"Smoking increases the risk of Bile Duct Cancers."


Overview

What is bile duct cancer?

Cancer is an uncontrolled overgrowth of cells. The bile ducts or biliary tree is a series of channels that carry bile produced by the liver cells (hepatocytes) from the liver cells till the ampulla where it empties into the small intestine. This includes the bile ducts, the right and left hepatic duct which converges to form the main hepatic duct, the gall bladder, the cystic duct and the common bile duct. Any cancerous growth that arises from the cells of the bile ducts is called bile duct cancer. It is a relatively rare cancer that occurs mostly in people older than 50.

What are cholangiocarcinomas?

Cholangiocarcinomas are bile duct cancers that arise from either the portion of the bile ducts within the liver (intrahepatic) or outside the liver (extrahepatic). Cancers of the gall bladder are generally considered separately as gall bladder cancers.

What are the different types of cholangiocarcinomas?

Cholangiocarcinomas are classified according to the location of the tumour within respect to the liver, into:


  • Intrahepatic cholangiocarcinoma - which occurs in the parts of the bile ducts within the liver and is sometimes classified as a type of liver cancer.
  • Hilar cholangiocarcinoma occurs in the bile ducts just outside of the liver. This type is also called perihilar cholangiocarcinoma.
  • Distal cholangiocarcinoma occurs in the portion of the bile duct nearest the small intestine.
How do you get bile duct cancer?

Bile duct cancers are usually caused when cells in the bile ducts develop mutations/ changes in their DNA that cause them to multiply uncontrollably and eventually form a mass that is called cancer.

Who is at high risk of developing bile duct cancer?

Factors that may increase your risk of cholangiocarcinoma include:


  • Primary sclerosing cholangitis: This disease causes hardening and scarring of the bile ducts.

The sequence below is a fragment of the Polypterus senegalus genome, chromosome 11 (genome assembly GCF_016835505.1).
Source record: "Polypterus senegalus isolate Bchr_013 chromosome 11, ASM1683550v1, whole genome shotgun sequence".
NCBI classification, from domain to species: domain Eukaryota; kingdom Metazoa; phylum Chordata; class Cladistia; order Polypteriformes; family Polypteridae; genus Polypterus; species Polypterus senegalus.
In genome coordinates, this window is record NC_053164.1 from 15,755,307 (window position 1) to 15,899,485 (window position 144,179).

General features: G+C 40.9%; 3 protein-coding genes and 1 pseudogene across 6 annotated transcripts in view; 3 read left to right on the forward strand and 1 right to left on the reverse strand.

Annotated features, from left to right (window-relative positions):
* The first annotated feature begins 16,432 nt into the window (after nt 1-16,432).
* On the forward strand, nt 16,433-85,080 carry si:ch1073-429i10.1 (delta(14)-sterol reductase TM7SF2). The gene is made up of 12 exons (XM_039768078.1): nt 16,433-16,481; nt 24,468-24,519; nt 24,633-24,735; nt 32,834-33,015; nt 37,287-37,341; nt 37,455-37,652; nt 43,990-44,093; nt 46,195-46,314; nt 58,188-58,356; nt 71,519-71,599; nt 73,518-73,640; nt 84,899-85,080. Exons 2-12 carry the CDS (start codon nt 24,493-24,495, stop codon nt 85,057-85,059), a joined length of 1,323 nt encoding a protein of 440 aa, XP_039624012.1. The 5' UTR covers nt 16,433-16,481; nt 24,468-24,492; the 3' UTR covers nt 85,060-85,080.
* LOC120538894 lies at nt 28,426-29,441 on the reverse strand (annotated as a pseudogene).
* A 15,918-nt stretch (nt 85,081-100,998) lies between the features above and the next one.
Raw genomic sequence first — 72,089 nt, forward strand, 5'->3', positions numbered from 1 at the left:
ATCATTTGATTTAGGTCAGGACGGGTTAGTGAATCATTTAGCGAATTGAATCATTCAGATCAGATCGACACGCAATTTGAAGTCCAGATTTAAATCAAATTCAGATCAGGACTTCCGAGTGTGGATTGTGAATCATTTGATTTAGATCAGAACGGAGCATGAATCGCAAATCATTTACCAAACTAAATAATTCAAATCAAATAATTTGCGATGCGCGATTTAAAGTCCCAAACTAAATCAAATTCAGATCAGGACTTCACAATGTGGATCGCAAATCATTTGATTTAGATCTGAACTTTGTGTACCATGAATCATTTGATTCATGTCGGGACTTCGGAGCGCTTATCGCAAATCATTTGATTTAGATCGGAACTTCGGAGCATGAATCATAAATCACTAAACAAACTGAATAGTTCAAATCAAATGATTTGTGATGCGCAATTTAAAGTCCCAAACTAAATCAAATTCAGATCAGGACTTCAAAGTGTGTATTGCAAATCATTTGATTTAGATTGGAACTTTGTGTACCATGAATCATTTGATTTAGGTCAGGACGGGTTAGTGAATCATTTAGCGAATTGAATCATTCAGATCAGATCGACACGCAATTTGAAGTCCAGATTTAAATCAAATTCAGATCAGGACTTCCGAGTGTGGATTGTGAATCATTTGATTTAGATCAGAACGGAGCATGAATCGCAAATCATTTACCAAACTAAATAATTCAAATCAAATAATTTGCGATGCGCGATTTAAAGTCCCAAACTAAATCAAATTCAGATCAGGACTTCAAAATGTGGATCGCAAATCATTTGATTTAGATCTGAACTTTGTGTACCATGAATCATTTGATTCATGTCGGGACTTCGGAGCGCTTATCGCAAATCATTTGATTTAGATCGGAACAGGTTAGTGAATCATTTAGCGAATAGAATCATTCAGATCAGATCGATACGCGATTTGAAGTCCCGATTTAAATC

• Chronic liver disease: Scarring of the liver caused by a history of chronic liver disease increases the risk of cholangiocarcinoma.
  • Bile duct problems present at birth: People born with a choledochal cyst, which causes dilated and irregular bile ducts, have an increased risk of cholangiocarcinoma.
  • Liver fluke infection: Cholangiocarcinoma is associated with liver fluke infection, which can occur from eating raw or undercooked fish
  • Older age: Cholangiocarcinoma occurs most often in adults over age 50.
  • Smoking: Smoking is associated with an increased risk of cholangiocarcinoma.

Symptoms

 

The symptoms of bile duct cancer to look out for are:


  • Jaundice, i.e. yellowish discolouration of the eyes and skin
  • Itchy skin
  • White or clay coloured stools
  • Unintentional weight loss
  • Abdominal pain

Prevention

There's no sure shot way to prevent bile duct cancer. But you may reduce your risk of the disease if you:


  • Stop smoking. Smoking is linked to an increased risk of bile duct cancer. If you smoke, stop. If you've tried quitting in the past and haven't been successful, talk with your doctor about strategies to help you quit.
  • Reduce your risk of liver disease. Chronic liver disease is associated with an increased risk of bile duct cancer. Some causes of liver disease can't be prevented, but others can. Do what you can to take care of your liver.

For instance, to reduce your risk of liver inflammation (cirrhosis), stop drinking alcohol. Maintain a healthy weight. When working with chemicals, follow the safety instructions on the container.

Winning Over Cancer

Dr. Ashwathy Mathew, Consultant - Radiation Oncologist at APCC and our expert in Gastrointestinal oncology explains how Proton therapy is an effective treatment in Gastrointestinal cancers.

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Welcoming Dr Bhawna Sirohi. Dr. Bhawna Sirohi is a leading Medical Oncologist with an exemplary experience of more than 25 years. She is a renowned senior consultant across the globe who specializes in treating Breast Oncology and Gastrointestinal Cancers.

Dr. Bhawna has worked with the top Oncology Centres & Oncologists around the world. She joins as the Lead – Medical Oncologist at Apollo Proton Cancer Centre.

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